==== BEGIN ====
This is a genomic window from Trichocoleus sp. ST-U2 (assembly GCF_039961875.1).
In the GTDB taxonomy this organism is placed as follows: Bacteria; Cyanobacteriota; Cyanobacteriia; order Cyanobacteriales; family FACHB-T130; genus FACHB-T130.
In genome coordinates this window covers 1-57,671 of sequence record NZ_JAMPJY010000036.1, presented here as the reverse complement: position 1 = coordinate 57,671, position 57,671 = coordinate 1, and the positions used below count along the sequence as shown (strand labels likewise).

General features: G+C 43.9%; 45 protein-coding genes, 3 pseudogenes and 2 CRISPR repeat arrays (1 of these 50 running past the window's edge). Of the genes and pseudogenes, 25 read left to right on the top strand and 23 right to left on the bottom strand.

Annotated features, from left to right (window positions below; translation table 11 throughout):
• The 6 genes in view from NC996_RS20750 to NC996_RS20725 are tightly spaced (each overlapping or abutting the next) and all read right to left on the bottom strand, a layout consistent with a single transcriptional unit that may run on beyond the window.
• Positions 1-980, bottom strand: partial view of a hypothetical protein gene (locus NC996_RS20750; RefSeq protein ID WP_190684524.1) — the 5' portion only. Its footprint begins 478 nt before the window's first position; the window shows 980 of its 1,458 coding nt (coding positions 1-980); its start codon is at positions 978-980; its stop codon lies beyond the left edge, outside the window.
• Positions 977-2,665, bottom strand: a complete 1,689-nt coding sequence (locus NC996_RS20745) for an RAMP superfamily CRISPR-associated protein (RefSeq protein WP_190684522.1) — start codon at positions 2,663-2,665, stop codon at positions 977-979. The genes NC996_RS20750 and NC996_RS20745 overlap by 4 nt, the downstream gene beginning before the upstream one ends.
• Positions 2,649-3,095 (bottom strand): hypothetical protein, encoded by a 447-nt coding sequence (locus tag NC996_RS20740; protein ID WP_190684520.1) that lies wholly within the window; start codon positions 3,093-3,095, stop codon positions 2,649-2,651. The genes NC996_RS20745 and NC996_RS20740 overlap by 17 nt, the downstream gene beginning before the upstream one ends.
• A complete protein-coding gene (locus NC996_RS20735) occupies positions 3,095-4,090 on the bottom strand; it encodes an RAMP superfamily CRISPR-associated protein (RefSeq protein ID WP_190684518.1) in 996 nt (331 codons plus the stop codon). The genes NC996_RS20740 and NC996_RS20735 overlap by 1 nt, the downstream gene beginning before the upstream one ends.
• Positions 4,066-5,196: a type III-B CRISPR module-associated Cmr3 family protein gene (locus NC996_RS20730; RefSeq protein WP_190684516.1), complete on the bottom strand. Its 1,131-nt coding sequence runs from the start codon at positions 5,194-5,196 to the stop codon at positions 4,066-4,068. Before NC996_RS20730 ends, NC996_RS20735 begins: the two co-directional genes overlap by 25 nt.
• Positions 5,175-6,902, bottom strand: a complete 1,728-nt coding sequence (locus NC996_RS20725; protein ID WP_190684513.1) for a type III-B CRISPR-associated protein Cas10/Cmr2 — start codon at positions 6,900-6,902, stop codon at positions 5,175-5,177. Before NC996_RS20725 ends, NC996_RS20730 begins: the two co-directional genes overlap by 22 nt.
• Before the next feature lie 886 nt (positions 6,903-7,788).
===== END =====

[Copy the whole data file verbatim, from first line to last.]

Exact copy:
This is a genomic window from Trichocoleus sp. ST-U2 (assembly GCF_039961875.1).
In the GTDB taxonomy this organism is placed as follows: Bacteria; Cyanobacteriota; Cyanobacteriia; order Cyanobacteriales; family FACHB-T130; genus FACHB-T130.
In genome coordinates this window covers 1-57,671 of sequence record NZ_JAMPJY010000036.1, presented here as the reverse complement: position 1 = coordinate 57,671, position 57,671 = coordinate 1, and the positions used below count along the sequence as shown (strand labels likewise).

General features: G+C 43.9%; 45 protein-coding genes, 3 pseudogenes and 2 CRISPR repeat arrays (1 of these 50 running past the window's edge). Of the genes and pseudogenes, 25 read left to right on the top strand and 23 right to left on the bottom strand.

Annotated features, from left to right (window positions below; translation table 11 throughout):
• The 6 genes in view from NC996_RS20750 to NC996_RS20725 are tightly spaced (each overlapping or abutting the next) and all read right to left on the bottom strand, a layout consistent with a single transcriptional unit that may run on beyond the window.
• Positions 1-980, bottom strand: partial view of a hypothetical protein gene (locus NC996_RS20750; RefSeq protein ID WP_190684524.1) — the 5' portion only. Its footprint begins 478 nt before the window's first position; the window shows 980 of its 1,458 coding nt (coding positions 1-980); its start codon is at positions 978-980; its stop codon lies beyond the left edge, outside the window.
• Positions 977-2,665, bottom strand: a complete 1,689-nt coding sequence (locus NC996_RS20745) for an RAMP superfamily CRISPR-associated protein (RefSeq protein WP_190684522.1) — start codon at positions 2,663-2,665, stop codon at positions 977-979. The genes NC996_RS20750 and NC996_RS20745 overlap by 4 nt, the downstream gene beginning before the upstream one ends.
• Positions 2,649-3,095 (bottom strand): hypothetical protein, encoded by a 447-nt coding sequence (locus tag NC996_RS20740; protein ID WP_190684520.1) that lies wholly within the window; start codon positions 3,093-3,095, stop codon positions 2,649-2,651. The genes NC996_RS20745 and NC996_RS20740 overlap by 17 nt, the downstream gene beginning before the upstream one ends.
• A complete protein-coding gene (locus NC996_RS20735) occupies positions 3,095-4,090 on the bottom strand; it encodes an RAMP superfamily CRISPR-associated protein (RefSeq protein ID WP_190684518.1) in 996 nt (331 codons plus the stop codon). The genes NC996_RS20740 and NC996_RS20735 overlap by 1 nt, the downstream gene beginning before the upstream one ends.
• Positions 4,066-5,196: a type III-B CRISPR module-associated Cmr3 family protein gene (locus NC996_RS20730; RefSeq protein WP_190684516.1), complete on the bottom strand. Its 1,131-nt coding sequence runs from the start codon at positions 5,194-5,196 to the stop codon at positions 4,066-4,068. Before NC996_RS20730 ends, NC996_RS20735 begins: the two co-directional genes overlap by 25 nt.
• Positions 5,175-6,902, bottom strand: a complete 1,728-nt coding sequence (locus NC996_RS20725; protein ID WP_190684513.1) for a type III-B CRISPR-associated protein Cas10/Cmr2 — start codon at positions 6,900-6,902, stop codon at positions 5,175-5,177. Before NC996_RS20725 ends, NC996_RS20730 begins: the two co-directional genes overlap by 22 nt.
• Before the next feature lie 886 nt (positions 6,903-7,788).